How to Avoid Creating Unnecessary Risk
Listen to our recent Podcast hosted by HealthcareInfoSecurity.com's Executive Editor, Howard Anderson. Receive Data Breach Planning Notification Tips – How to Avoid Creating Unnecessary Risk and more… Benefit from our expertise! Check out our upcoming webinar on 5/18/2011 – How To Establish Your Data Breach Notification Program …
"Breach notification planning is just a fundamental, basic part of risk management in the new millennium," says security expert Bob Chaput.
Healthcare organizations that fail to develop a comprehensive plan for notifying government authorities, as well as individuals affected, about a healthcare information breach, as required under the HITECH Act, "are creating unnecessary risk" in addition to the risks inherent in the breach itself, Chaput says.
- Read more: Data Breach Planning Notification Tips – How to Avoid Creating Unnecessary Risk …
- Download the 15-minute Podcast
- Register for our upcoming webinar on 5/18/2011 – How To Establish Your Data Breach Notification Program
- Join our new AboutHIPAA LinkedIn Group – http://abouthipaali.org/
In the interview, I stressed the need to:
- Understand requirements under the HITECH Act interim final breach notification rule as well as state breach notification laws and develop a plan for meeting those requirements.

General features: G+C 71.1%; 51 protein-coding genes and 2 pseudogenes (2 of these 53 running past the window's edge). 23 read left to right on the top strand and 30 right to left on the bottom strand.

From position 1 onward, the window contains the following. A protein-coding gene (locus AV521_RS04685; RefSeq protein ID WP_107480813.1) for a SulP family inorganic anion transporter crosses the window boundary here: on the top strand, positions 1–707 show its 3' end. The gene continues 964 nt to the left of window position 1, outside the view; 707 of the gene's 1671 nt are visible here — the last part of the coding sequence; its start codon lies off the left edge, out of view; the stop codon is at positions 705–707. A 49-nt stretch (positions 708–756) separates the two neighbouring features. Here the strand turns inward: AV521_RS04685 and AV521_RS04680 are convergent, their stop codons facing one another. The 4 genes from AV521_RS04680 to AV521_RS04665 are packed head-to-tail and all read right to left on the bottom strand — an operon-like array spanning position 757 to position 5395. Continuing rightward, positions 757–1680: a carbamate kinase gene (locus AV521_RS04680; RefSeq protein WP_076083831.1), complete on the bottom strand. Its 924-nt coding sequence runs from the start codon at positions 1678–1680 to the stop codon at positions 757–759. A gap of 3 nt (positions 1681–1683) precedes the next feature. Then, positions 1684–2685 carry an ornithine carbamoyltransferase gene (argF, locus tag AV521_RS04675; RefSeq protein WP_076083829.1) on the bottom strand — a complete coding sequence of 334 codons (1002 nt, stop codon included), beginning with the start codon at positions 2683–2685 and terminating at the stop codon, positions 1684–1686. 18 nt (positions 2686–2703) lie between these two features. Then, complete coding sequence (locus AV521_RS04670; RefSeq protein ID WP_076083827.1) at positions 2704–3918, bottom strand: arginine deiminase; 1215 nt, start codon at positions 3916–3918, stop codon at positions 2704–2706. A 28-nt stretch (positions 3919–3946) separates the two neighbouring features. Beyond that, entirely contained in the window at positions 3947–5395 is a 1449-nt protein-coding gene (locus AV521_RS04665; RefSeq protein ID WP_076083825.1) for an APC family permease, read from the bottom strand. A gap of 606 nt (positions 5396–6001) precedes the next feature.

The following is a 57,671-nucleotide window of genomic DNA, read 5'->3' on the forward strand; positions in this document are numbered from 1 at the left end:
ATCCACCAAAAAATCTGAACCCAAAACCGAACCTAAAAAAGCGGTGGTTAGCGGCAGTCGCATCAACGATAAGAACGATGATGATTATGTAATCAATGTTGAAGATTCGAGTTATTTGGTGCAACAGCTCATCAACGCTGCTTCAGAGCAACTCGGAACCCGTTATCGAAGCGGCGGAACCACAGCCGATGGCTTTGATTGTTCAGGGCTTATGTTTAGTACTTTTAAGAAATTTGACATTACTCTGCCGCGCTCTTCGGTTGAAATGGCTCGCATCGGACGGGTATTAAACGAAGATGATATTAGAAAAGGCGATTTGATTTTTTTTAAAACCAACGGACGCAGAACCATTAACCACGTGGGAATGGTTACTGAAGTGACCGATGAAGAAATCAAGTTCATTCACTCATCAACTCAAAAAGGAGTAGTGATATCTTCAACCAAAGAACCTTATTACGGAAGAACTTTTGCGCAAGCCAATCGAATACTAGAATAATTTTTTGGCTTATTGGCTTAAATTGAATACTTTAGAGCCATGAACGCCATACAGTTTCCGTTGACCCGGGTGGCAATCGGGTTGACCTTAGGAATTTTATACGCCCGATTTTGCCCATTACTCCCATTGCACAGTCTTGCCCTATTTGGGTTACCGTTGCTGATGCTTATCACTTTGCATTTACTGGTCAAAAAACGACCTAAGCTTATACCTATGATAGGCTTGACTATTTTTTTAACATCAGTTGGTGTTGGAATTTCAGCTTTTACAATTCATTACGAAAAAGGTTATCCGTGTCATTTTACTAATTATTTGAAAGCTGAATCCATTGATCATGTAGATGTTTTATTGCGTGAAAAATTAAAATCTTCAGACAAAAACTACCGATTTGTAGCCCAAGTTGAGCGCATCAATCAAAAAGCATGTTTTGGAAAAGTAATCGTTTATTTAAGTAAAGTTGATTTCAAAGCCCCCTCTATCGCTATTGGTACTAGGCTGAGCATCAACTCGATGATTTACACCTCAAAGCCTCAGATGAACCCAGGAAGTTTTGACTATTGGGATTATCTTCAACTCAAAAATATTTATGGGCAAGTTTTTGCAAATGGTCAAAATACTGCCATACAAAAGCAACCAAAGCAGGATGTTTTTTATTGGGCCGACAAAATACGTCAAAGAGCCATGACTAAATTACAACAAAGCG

- Share information about breaches with patients as soon as it's available. "Come clean early and fully," he says. "Unlike wine, bad news doesn't age well."
- Offer breach victims help with monitoring their credit ratings and "make it very, very easy to be contacted" about any questions.
- Cooperate fully with the Department of Health and Human Services' Office for Civil Rights, which investigates breaches, the local news media and individuals affected. "Lack of cooperation has caused, at least in one case, a huge penalty issued by the Office for Civil Rights," he notes (See: HIPAA Privacy Fine: $4.3 Million).
- Revitalize your HIPAA privacy and security rule compliance program. In this way, the organization can demonstrate a "good faith effort to comply," which can help it to avoid higher penalties associated with willful neglect to comply.